DI’s Lucy Britner heads out for a bitter bite

on 14 January, 2011

We’re stepping back in time to Britner’s Beers this month and it’s down the rocky road of beer and food matching we go. It seems just about every brewer – or brewery marketing dept – has had a bash at beer and food matching. Some attempts have been very successful and others have left diners with a nasty taste in their mouths......

Scotland-based Innis & Gunn brewery made its name for its oak-ageing process. This came about in 2002, after a “famous scotch whisky distiller” contacted Dougal Sharp – founder and owner of Innis & Gunn – to see if he could help them make a beer-finished whisky. Sharp created a beer to season the oak barrels with its sweet, malty character and after 30 days the beer was poured away and the barrels filled with whisky. The distiller loved the whisky and ordered thousands more litres to season the barrels. It turned out the beer was pretty good, too, and the rest, as they say...

Eight years later, in a restaurant in English seaside town Brighton, Innis & Gunn is flexing its beer and food matching muscles.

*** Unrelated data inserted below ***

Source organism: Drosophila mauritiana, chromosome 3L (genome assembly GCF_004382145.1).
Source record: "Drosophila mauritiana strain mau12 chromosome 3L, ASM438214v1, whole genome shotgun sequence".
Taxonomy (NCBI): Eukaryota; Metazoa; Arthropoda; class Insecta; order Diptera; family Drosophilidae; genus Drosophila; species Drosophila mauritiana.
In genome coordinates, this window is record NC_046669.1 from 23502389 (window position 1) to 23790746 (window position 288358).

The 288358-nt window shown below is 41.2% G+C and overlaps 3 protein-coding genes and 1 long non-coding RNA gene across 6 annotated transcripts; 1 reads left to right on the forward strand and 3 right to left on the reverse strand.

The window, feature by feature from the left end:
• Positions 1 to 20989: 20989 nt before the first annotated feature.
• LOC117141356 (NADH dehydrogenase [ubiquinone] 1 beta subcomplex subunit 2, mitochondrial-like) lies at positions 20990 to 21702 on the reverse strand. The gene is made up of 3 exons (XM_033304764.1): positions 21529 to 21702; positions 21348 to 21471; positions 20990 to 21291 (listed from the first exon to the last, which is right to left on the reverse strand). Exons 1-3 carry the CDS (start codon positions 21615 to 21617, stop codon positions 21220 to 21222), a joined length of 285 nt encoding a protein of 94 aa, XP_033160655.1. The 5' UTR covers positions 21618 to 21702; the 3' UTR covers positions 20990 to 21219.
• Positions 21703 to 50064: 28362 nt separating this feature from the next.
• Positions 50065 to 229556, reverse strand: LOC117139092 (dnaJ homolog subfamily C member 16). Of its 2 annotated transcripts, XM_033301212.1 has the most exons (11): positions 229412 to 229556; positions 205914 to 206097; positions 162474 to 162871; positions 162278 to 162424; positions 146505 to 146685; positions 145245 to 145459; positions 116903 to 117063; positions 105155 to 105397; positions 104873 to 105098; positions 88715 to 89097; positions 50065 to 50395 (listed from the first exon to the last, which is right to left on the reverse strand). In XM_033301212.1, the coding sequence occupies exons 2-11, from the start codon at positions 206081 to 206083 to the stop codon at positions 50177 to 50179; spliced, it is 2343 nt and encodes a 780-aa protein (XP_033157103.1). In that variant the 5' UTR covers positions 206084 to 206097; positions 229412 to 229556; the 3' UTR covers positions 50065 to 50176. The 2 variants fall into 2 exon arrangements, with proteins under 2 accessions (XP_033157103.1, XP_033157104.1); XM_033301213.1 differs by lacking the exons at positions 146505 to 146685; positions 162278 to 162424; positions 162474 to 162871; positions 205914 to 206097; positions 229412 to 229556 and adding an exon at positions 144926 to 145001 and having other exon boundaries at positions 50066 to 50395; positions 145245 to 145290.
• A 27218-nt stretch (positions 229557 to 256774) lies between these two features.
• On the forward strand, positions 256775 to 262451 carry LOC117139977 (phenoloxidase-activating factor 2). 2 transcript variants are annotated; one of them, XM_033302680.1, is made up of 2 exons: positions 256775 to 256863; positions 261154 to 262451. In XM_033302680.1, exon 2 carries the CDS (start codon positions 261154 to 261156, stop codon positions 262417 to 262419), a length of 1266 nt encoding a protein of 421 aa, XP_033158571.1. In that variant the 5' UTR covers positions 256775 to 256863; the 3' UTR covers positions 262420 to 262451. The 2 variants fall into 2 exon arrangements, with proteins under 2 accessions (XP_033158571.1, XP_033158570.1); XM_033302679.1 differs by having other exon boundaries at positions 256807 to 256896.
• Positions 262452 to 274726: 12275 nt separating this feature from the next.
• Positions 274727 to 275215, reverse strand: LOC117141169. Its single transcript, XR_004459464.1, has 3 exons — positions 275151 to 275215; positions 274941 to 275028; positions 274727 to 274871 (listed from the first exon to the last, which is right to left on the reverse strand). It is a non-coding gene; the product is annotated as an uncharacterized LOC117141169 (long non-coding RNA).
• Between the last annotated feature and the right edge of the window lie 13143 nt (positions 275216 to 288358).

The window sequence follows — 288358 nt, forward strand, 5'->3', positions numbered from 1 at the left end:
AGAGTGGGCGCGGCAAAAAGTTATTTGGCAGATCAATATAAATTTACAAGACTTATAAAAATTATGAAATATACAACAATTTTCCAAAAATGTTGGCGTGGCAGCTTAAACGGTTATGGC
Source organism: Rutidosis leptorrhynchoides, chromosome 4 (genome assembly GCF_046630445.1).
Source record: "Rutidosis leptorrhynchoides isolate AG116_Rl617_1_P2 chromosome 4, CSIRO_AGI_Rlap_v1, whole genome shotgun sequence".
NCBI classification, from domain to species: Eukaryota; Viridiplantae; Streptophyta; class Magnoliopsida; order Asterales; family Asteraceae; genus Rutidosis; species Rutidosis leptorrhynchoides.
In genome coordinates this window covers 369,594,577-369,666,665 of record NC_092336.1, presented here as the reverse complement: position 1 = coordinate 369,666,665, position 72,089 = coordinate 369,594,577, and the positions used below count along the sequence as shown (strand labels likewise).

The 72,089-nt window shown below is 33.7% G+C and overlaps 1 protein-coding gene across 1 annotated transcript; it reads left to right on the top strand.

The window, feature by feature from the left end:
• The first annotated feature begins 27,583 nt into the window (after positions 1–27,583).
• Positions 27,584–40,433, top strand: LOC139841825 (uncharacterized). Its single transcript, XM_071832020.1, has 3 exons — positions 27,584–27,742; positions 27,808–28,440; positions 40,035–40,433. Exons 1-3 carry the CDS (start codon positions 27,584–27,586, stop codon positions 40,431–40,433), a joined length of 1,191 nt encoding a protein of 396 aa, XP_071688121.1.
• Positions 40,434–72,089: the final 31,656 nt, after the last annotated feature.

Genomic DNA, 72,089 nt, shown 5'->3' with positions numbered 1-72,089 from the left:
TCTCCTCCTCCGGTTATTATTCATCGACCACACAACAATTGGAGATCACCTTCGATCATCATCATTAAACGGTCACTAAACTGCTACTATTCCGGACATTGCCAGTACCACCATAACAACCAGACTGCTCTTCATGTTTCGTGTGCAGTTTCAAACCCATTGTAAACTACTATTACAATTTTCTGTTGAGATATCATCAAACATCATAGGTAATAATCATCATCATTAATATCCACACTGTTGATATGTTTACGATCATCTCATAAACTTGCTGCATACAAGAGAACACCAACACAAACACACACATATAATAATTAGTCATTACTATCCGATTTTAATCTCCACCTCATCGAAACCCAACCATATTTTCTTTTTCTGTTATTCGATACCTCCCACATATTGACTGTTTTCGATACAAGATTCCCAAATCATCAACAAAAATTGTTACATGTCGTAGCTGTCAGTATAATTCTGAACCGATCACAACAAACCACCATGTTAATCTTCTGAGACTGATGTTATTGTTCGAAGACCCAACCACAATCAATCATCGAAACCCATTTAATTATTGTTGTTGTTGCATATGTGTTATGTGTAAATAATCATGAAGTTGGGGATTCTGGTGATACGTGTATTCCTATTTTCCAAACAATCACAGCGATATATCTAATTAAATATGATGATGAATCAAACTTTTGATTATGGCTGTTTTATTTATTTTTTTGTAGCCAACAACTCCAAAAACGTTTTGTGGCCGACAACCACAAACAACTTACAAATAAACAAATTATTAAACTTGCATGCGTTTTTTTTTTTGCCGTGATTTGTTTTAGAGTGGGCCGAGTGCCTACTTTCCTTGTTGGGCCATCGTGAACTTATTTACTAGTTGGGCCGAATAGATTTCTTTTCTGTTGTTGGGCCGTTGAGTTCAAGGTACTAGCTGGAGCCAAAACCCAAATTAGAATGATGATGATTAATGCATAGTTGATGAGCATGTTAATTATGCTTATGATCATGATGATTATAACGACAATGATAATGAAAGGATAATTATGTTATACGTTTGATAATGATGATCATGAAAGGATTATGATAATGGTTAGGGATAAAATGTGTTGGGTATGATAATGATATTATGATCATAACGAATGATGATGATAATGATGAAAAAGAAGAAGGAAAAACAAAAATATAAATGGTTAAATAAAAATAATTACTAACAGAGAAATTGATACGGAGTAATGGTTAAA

So what’s on the menu? What are we drinking with it and does it work?

Appetiser: Rossmore rock oyster with Innis & Gunn Blonde beer tempura. This was served with Innis & Gunn Blonde and probably quite an easy match since the beer featured in the dish. Still, oysters can be tricky customers and the fudgy, creamy notes of the beer helped to balance their stong, seaweed taste.

The starter was a highlight – locally caught, home-cured sea bass in the form of a pastrami and a gravadlax, and mackerel sashimi and smoked mackerel. The rich, smokey texture of the fish was complemented by the rich, hoppy bitterness of the IPA, all the time carrying the creamy, vanilla notes you associate with barrel ageing.

The main was roasted sirloin of 21-day hung beef served with Innis & Gunn Original slow-braised oxtail pressed potatoes. Accompanying this dish was the Original and its robust, malty taste was a great partner to the beef. The beer itself was similar to the Blonde but with bigger boots on.

The pud was a soufflé of Scottish clootie with eggnog ice cream. Imagine a Christmas pudding that could float out of a ramekin and into your mouth. That’s what a Scottish clootie souffle tastes like. So it has to be a boozy rum cask-finish beer with the boozy pud. A match made for winter.


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